09 March 2006

EduCanada takes aim at Mexican students

El Universal
March 04, 2006

Isabel Sandoval, 24, wants to learn English in a foreign country.

Ten years ago, she probably would have traveled to the United States, where the vast majority of Mexicans, wishing to pursue a foreign education, used to study English.

Instead, she´s looking further abroad, following the recommendations of her brother and several friends, who enrolled in English courses at Canadian schools.

"If you want to learn English, you go to Canada or England," the Zacatecas native commented, adding that neither she, nor any of her friends, ever considered heading to the United States.

"(People) might go to the United States to pursue a master´s degree, but not to learn a language."


Over the past decade, a growing number of Mexicans have passed on studying in the United States, instead opting for Canada, which has been actively courting foreign students by simplifying visa requirements and offering incentives for graduates to stay in the country after completing their programs.

Approximately 10,000 students enroll each year in Canadian colleges, universities, high schools and language schools, according to the Canadian Education Centre Network (CEC Network).

Most sign up for short-term language training; the average sojourn lasts 3.4 months.


Along with positive attitudes toward Canada and the ease of obtaining a visa, which isn´t necessary for programs lasting less than six months - an entry visa isn´t required either - lower prices and Canada´s relative proximity to Mexico also help lure students north.

"Canada is now the player in international education," said Miguel Ángel Tenorio, Guadalajara manager of the CEC Network, an organization that promotes Canadian education and the EduCanada fairs.

"People generally try to avoid the United States."

He listed two reasons: "The visa issue and the perception of Mexicans in the United States isn´t always the best."

Last week at the EduCanada fairs in Mexico City, Monterrey and Guadalajara, more than 60 Canadian universities, colleges, school districts and language schools pitched Mexican students on coming north, playing up Canada´s reputation for friendliness, safety, high standard of living and education quality.


EduCanada began rather quietly in 1997.

According to Tenorio, Canadian education institutions initially encountered two key objections from prospective students: distance and the weather.

"When we started EduCanada, people thought of Canada as very distant and very cold," Tenorio recalled.

Unable to change the weather, CEC Network officials promoted Canada´s proximity - Toronto is only a four-and-a-half-hour flight from Mexico City.

As for the weather, the prospect of experiencing a cold Canadian winter actually appeals to some potential students, including Sandoval.

"I want to see snow so deep that it buries the house," she joked.

Intrigue and a lack of familiarity also work in Canada´s favor.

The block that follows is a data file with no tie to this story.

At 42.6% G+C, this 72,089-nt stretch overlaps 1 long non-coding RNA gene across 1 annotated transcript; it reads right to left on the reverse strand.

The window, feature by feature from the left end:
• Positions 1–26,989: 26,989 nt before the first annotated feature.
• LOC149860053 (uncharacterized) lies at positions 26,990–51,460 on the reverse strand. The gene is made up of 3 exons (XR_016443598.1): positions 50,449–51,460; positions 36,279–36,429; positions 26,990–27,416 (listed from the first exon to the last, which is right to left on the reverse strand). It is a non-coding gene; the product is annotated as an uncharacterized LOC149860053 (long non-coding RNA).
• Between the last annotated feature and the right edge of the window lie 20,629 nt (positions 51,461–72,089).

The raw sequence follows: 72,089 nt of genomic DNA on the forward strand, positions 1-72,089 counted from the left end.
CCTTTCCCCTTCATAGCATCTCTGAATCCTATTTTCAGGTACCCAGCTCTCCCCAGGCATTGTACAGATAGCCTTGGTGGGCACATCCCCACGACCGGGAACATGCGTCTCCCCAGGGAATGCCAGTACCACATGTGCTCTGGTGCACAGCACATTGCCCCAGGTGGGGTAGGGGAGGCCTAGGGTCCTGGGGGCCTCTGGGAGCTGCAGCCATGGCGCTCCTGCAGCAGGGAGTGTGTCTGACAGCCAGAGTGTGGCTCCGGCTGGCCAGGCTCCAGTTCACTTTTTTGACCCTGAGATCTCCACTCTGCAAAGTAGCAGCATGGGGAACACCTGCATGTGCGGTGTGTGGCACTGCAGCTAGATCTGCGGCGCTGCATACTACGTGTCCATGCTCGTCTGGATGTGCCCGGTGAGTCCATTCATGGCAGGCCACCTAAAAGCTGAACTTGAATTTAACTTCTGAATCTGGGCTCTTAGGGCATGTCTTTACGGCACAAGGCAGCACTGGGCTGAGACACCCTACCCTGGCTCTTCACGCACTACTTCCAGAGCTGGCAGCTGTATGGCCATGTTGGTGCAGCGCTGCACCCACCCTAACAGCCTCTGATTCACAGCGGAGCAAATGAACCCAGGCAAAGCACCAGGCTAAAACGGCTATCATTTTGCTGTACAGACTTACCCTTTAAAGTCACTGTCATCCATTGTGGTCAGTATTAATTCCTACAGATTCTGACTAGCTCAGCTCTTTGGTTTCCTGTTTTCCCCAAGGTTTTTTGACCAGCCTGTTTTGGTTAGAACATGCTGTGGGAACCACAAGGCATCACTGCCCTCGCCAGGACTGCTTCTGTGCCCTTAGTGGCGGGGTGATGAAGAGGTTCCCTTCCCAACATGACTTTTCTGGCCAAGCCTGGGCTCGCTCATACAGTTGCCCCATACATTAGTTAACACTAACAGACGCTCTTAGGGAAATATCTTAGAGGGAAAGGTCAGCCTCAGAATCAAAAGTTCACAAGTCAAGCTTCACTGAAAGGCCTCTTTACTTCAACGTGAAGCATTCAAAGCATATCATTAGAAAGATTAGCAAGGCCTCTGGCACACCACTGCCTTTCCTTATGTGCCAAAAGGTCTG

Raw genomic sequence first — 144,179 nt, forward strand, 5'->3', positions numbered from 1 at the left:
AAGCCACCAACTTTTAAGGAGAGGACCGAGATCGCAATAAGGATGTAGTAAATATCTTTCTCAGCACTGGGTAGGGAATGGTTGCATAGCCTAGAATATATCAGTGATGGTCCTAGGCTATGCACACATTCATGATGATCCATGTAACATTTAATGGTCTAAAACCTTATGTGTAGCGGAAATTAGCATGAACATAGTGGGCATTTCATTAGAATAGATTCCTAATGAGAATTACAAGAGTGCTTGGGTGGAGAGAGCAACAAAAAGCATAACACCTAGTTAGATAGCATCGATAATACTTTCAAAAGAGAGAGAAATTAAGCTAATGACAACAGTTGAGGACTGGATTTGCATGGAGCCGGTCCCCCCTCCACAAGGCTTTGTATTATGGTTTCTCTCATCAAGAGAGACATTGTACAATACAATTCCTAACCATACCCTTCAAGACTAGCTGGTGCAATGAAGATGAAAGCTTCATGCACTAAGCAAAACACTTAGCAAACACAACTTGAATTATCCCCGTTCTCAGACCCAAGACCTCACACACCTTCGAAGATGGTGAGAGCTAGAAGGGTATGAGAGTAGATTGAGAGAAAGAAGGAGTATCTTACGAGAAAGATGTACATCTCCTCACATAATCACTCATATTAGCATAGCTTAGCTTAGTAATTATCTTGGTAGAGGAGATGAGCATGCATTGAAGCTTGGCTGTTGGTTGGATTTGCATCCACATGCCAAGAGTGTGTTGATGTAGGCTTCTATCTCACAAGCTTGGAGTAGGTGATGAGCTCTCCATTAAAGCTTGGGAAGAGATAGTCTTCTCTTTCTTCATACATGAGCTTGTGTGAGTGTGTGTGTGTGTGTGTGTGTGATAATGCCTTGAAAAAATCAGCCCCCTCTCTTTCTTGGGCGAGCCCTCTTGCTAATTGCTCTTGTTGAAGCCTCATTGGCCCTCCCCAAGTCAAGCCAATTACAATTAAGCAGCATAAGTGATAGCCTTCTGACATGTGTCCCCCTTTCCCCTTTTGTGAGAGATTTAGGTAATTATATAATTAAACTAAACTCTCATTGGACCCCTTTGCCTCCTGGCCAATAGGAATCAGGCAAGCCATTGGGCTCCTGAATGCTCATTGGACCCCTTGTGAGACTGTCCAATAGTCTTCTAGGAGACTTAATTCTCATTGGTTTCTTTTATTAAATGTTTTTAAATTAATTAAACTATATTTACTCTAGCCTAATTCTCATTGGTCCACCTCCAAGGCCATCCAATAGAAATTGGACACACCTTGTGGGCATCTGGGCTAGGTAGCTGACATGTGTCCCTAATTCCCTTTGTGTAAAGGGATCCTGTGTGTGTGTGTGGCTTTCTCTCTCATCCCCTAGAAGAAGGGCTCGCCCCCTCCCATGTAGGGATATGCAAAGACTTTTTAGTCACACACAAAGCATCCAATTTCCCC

"I already know the United States," Sandoval said, adding she wasn´t especially fond of the lifestyle there, having visited relatives north of the border on numerous occasions.

"I´d like to discover Canada."


After nearly a decade of steady - and highly-effective - promotional activity by Canadian education officials, Tenorio described the market in Mexico´s three largest cities as "mature."

Approximately 10,000 people attended EduCanada´s three fairs last week, a decrease from the 14,264 who attended the 2005 events. Fewer schools participated in 2006 as well.

Tenorio attributed the decreases to familiarity with Canadian education; many students now go based on word-of-mouth advertising. Some previous EduCanada exhibitors now have sizable alumni populations in Mexico.

"The market is very reference oriented," Tenorio said.

The Canadian dollar has also climbed over the past three years, increasing the attractiveness of other countries, most notably Australia, which has stepped up its recruiting in Latin America.

"Australia . has better prices and offers the possibility of working," Tenorio explained.

He added, though, that Canadian schools pioneered the market, which other countries are now exploiting.


Even with a surge in the Canadian dollar, tuition fees in Canadian high schools and post secondary institutions still compare favorably with their Mexican equivalents.

"Tuition [in Canada] is more or less the same price," Tenorio said.

Some longtime exhibitors also noticed the decrease in traffic at last month´s fairs, but still considered participating in EduCanada a fruitful endeavor.

"It´s still absolutely worthwhile coming here," said Janet Cacchioni, external promotions manager for the Vancouver Film School.

"Mexicans are some of the hardest working, most creative students in the world."


To maintain growth, the CEC Network has started hosting fairs outside of Mexico´s three largest cities. Its recent fair in León, Guanajuato, attracted more than 3,000 people. Future fairs are planned for regional centers like Culiacán, Mérida and Morelia.

"Canada is the only country interested in covering the whole of Mexico," Tenorio said.

Jody Rosen Spearing, Guadalajara director for Enlaces Mexico-Canada S.C., an agency that promotes international education, foresees Canada remaining the top choice for many Mexican students, even though competition is increasing and many of his clients are now inquiring about traveling to more exotic locales.

"People want diversity, but Canada will always be one of the top countries," he said, explaining that the desire for English-language training will keep the market strong.

"It´s not based on interest, it´s based on necessity."

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